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Look for discount bargains in less liquid assets
by Nick Sketch on Sep 14, 2010 at 00:01
Just over a year ago, bargain-hunting among investment trusts was apparently easy – as long as one didn’t believe it was ‘different this time’ or that the financial world was ending – though few people were saying it was easy at the time. Many good ITs with easily valued, liquid assets stood at unusually wide discounts.
Now that a more normal market environment has resumed (albeit with a grim outlook), bargains are harder to find.
So where can we now accept discount risk and expect to earn an enhanced return in payment? Probably not in UK income and growth ITs (which typically trade at no discount), and probably not in the big international generalists (which mostly trade at real discounts of less than 10%). Instead, the discount bargains lie, as usual, in areas that are not the obvious first thing to buy when easing back into buying mode.
Given the horrendous events of 2008, that points towards higher volatility ‘niche’ areas, geared funds and, in particular, less liquid underlying assets.
Just as investors ‘learn’ that risk and leverage are good things after a few years of a bull market and bad things after a crash, so investors ‘learned’ that less liquid asset classes offered the next best thing to a free lunch in 2004-2007, and that liquidity was the only thing that mattered in 2008.
The other half of this argument applies to the mainstream sectors, of course. So an investor who doesn’t want too much discount risk in a portfolio may also want to make changes.
It would be a strange decision to give up on (say) Bruce Stout or Neil Woodford or Philip Gibbs but all of those managers have ITs that trade at a material premium – and comparable open-ended funds that do not. A few switches may be in order.
On the buying side, we should expect to find underpriced ITs in sectors like property, private equity and funds of hedge funds. These are areas where IT discounts will swing around widely over time, as changes in investor sentiment cannot be reflected quickly in funds getting bigger or smaller. Thus, open-ended funds turn out not to be so open after all if everyone wants to redeem, while the ITs stay liquid (in principle) and let their discounts take the strain of a mismatch between buyers and sellers.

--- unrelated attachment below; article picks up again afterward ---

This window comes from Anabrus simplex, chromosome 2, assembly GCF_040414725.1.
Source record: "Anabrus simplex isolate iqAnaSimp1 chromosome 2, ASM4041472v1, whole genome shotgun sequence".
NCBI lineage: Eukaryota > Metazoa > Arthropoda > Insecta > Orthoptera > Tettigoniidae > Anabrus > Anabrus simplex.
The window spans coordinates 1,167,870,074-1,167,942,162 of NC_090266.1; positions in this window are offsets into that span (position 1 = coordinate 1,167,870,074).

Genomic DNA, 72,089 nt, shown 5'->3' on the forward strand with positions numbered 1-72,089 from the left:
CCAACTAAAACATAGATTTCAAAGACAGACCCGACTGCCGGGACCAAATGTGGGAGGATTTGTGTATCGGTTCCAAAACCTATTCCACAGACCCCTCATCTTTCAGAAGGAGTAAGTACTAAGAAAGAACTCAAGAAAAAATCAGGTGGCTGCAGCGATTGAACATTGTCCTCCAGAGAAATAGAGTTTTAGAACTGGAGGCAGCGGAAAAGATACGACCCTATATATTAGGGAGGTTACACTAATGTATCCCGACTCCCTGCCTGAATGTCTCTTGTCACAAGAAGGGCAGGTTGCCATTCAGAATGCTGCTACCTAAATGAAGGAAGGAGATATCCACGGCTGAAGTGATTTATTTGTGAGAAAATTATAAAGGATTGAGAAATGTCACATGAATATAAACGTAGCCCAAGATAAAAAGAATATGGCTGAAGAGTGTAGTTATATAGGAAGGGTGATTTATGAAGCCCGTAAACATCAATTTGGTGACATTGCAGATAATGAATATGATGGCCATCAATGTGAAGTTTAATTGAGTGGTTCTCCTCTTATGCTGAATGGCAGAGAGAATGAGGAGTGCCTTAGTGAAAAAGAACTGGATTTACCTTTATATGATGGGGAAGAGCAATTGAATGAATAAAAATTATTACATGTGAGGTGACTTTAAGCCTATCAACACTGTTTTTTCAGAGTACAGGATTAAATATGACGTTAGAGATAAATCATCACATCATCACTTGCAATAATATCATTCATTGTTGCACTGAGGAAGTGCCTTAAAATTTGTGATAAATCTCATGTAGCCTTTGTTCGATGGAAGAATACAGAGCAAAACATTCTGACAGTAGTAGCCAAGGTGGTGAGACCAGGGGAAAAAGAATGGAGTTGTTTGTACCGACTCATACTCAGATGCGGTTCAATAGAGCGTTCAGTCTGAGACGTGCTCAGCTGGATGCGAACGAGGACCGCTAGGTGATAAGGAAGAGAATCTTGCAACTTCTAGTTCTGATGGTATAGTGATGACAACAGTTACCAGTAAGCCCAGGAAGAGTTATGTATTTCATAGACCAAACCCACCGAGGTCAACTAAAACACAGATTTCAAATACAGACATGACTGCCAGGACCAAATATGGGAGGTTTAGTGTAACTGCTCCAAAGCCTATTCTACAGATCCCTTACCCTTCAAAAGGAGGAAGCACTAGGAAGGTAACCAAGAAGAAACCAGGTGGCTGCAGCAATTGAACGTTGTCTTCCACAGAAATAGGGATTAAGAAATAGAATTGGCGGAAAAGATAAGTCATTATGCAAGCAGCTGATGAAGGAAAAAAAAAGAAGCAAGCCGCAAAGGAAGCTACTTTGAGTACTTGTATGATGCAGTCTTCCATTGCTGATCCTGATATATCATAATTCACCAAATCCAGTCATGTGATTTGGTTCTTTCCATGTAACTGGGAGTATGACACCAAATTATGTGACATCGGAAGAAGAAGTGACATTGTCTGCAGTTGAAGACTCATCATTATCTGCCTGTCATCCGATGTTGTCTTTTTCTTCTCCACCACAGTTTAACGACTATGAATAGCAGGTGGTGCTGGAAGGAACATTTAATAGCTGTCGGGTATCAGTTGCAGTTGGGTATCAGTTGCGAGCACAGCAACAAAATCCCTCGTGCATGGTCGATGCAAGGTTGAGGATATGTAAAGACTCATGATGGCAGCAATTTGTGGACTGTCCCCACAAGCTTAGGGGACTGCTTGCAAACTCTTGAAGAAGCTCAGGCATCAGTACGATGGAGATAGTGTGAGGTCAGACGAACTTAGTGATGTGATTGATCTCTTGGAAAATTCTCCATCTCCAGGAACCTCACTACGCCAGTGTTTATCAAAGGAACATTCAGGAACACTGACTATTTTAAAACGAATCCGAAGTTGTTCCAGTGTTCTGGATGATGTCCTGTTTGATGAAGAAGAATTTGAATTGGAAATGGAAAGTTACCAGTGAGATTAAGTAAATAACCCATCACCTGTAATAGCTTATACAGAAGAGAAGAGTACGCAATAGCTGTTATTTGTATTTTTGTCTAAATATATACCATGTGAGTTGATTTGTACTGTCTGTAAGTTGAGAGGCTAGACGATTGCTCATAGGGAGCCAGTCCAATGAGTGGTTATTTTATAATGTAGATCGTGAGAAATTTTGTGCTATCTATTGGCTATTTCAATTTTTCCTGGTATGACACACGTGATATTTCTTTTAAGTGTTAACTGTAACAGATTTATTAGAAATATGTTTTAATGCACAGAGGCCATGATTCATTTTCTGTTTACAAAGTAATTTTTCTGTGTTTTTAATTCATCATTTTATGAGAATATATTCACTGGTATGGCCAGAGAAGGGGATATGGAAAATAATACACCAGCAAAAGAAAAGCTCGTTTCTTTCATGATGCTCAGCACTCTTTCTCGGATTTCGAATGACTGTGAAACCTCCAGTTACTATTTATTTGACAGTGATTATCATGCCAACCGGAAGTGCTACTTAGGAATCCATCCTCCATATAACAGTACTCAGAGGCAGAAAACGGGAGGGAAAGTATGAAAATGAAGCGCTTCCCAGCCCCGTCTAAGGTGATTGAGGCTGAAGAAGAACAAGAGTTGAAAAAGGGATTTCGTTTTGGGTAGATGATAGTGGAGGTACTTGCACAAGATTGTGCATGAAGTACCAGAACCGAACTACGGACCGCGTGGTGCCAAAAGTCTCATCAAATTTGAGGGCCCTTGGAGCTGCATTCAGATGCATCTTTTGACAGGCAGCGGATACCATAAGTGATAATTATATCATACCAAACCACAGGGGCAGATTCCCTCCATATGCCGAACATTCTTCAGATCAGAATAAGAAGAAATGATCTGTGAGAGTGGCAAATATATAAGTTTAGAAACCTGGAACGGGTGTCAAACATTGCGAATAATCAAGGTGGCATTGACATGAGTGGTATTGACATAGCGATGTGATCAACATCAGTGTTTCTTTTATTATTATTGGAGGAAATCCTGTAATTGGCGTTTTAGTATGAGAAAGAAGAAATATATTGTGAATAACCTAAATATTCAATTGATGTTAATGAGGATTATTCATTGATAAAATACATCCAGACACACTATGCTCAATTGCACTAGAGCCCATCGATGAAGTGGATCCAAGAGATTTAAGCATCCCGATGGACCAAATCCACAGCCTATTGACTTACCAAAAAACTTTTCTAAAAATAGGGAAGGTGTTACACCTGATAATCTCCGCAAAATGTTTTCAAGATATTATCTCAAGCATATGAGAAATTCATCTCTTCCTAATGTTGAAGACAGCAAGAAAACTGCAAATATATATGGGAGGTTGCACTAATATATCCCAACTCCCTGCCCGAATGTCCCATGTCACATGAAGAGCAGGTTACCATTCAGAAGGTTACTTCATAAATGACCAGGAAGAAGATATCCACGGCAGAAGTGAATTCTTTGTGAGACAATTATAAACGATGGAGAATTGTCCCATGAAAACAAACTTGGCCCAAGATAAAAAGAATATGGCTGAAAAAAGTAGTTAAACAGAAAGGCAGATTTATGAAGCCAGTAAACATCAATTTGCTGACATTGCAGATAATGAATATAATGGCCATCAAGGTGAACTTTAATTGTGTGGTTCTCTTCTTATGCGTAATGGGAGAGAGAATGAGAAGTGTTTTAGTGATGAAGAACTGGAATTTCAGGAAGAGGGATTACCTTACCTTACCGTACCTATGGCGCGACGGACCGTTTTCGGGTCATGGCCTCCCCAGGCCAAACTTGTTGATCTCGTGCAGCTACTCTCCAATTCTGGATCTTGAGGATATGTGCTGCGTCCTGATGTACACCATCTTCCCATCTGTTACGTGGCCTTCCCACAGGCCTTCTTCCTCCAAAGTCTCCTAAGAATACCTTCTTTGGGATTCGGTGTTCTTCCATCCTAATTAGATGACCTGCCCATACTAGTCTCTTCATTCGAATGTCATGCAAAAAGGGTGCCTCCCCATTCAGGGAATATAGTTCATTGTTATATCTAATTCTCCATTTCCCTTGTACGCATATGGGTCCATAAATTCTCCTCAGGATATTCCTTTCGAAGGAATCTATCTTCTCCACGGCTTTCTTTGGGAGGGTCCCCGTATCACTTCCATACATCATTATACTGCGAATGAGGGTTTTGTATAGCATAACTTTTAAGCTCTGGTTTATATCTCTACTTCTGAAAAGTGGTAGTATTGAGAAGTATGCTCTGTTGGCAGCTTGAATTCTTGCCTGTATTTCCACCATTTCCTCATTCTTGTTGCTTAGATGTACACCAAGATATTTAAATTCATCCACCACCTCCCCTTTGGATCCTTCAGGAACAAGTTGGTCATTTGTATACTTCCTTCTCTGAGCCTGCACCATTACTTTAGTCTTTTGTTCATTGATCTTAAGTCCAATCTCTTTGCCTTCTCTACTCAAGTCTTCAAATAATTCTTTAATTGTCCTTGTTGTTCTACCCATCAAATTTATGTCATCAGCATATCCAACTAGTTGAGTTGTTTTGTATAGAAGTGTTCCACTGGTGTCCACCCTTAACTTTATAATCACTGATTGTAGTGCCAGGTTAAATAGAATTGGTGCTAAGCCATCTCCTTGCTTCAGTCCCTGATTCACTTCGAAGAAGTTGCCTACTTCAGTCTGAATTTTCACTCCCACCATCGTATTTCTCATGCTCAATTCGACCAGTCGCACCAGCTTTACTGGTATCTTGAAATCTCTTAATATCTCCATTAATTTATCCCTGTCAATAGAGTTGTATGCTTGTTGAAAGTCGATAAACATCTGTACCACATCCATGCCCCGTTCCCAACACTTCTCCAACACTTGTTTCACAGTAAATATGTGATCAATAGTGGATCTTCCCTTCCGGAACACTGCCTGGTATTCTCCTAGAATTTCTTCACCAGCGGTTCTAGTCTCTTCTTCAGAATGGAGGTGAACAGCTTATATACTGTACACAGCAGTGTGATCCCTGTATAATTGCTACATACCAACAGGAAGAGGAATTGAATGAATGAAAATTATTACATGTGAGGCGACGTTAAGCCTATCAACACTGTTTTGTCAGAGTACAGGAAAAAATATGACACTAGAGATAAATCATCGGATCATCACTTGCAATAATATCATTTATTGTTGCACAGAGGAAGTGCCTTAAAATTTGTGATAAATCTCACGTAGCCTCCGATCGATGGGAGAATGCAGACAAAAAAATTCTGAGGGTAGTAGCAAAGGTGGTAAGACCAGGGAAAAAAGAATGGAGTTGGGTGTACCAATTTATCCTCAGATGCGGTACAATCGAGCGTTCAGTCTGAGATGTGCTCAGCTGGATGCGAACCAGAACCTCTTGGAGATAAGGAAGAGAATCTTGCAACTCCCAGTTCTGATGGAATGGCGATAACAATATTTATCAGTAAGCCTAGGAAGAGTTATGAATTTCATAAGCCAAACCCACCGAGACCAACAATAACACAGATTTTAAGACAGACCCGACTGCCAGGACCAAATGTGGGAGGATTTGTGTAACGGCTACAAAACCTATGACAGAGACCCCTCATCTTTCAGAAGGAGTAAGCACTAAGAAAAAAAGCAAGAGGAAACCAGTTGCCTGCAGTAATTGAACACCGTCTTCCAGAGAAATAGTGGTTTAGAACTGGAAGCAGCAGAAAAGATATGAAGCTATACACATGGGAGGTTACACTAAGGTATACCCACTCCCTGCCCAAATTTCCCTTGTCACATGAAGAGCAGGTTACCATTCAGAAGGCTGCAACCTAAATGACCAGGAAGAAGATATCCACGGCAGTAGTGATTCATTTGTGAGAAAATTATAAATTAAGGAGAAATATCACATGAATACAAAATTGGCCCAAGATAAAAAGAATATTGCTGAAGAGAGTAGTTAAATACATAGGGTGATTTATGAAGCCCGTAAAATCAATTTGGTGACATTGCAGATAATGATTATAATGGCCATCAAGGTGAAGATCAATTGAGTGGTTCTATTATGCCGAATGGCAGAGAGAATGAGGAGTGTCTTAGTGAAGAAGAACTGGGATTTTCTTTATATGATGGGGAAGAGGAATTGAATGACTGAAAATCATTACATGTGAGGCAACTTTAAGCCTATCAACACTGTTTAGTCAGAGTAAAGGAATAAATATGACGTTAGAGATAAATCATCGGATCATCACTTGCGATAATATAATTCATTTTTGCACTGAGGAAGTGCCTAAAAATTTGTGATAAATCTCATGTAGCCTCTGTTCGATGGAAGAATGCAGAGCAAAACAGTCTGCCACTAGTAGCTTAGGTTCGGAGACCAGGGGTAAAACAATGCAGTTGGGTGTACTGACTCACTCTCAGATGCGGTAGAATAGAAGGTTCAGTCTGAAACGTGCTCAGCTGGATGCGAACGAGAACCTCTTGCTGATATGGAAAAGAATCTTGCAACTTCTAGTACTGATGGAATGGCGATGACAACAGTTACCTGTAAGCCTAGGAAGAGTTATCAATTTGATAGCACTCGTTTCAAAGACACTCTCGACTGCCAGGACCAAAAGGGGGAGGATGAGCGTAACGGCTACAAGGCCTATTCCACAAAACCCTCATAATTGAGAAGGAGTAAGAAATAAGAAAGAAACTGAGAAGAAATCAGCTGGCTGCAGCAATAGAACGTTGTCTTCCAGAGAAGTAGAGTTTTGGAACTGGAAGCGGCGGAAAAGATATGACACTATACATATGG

In private equity, for example, Conversus Capital, Electra and even the riskier Candover all look too cheap at discounts of 22% to 38%. In commercial property, the ING and Invista ITs trade at discounts of 15% to more than 40%, and all look too cheap. In funds of hedge funds, the ITs from BlackRock , Thames River and Altin trade at discounts close to 20% – that sector will contract further in the next two years, and those discounts will probably narrow.
This does not mean that today is the day to increase portfolio exposure to all these areas – most are intrinsically volatile, and many investors will have decided after 2008 that they want 0% in these asset classes. However, for those who have not, 2010 looks an unusually good time to be a buyer, and ITs like these (though necessarily very far from low risk) look an unusually good way in.
There are still bargains in mainstream areas, too. Fidelity has a good team in Europe , yet its IT trades on about a 16% discount. So do Schroder Japan , Herald , BlackRock World Mining and Ecofin . For investors who want to add in any of these areas, cheap ITs like these look appealing.
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- Electra Private Equity (Split) (Ordinary Income)
- Candover Investments (Ordinary Share)
- ING Global Real Estate (Ordinary Share)
- Invista Foundation Property (Ordinary Share)
- BlackRock Hedge SE Cash (Ordinary Share)
- Thames River Hedge Realisation (Participating Redeem Pref)
- Fidelity European Values (Ordinary Share)
- Schroder Japan Growth (Ordinary Share)
- Herald (Ordinary Share)
- BlackRock World Mining Trust (Ordinary Share)
- Ecofin Water & Power Opps (Ordinary Income)
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